I'd always assumed that if I didn't mention race to my daughter, if it was just a non-issue, that she wouldn't grow up to be racist. Boy, was I wrong about that. It turns out that our brains are wired to make generalizations about people, and race is a pretty obviously noticeable way of categorizing people. If your child is older than three, try tearing a few pictures of white people and a few more of black people out of a magazine and ask him to group them any way he likes. Based on the research, I'd put money on him sorting the pictures by race.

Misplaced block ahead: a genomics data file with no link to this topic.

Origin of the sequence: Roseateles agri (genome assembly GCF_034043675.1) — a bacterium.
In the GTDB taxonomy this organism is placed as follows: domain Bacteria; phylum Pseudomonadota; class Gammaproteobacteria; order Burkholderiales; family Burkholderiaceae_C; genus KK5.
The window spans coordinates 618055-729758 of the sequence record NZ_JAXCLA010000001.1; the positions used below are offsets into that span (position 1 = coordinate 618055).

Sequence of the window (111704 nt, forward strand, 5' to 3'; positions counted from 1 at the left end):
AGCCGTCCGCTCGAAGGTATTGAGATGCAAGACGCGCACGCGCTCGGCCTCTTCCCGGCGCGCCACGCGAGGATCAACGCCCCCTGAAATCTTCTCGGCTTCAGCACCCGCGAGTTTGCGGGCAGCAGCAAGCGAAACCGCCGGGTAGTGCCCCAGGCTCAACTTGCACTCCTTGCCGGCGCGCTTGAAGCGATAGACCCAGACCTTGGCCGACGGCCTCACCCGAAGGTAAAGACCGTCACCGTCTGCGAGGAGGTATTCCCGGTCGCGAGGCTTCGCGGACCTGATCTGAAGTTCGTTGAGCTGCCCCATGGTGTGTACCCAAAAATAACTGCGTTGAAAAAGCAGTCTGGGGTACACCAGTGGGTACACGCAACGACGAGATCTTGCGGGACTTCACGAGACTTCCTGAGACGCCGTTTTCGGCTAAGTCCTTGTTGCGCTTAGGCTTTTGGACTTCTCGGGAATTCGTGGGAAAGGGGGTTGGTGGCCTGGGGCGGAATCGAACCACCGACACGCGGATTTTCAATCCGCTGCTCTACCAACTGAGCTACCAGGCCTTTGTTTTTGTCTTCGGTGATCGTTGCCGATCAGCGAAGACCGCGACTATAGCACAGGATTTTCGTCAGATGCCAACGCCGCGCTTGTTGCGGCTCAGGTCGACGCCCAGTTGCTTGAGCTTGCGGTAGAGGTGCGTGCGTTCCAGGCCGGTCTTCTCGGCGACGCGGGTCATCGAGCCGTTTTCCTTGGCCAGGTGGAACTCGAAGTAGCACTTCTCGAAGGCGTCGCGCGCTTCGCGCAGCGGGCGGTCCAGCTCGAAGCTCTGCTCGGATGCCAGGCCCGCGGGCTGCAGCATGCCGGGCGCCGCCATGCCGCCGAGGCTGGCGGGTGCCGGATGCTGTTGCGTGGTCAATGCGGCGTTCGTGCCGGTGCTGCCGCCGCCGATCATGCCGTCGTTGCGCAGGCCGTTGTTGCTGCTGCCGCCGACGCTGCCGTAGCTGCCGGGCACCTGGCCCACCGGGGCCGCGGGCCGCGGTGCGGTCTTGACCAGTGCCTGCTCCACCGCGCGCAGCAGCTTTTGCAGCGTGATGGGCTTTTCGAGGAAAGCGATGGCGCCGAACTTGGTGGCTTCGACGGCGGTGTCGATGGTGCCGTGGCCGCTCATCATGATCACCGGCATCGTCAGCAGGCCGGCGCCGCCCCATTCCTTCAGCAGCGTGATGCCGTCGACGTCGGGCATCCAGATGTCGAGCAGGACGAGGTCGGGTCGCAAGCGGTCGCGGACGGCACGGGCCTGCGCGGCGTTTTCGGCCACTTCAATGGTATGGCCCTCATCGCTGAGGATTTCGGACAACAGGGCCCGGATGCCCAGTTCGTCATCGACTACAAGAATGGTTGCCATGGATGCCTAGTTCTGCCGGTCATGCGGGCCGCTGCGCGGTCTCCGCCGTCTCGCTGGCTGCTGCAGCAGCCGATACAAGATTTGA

So what have we learned about reversing racism once it has already developed? How can we prevent our children from becoming racist in the first place? And where do they learn these things anyway? (Surprise: "We have met the enemy, and he is us.")
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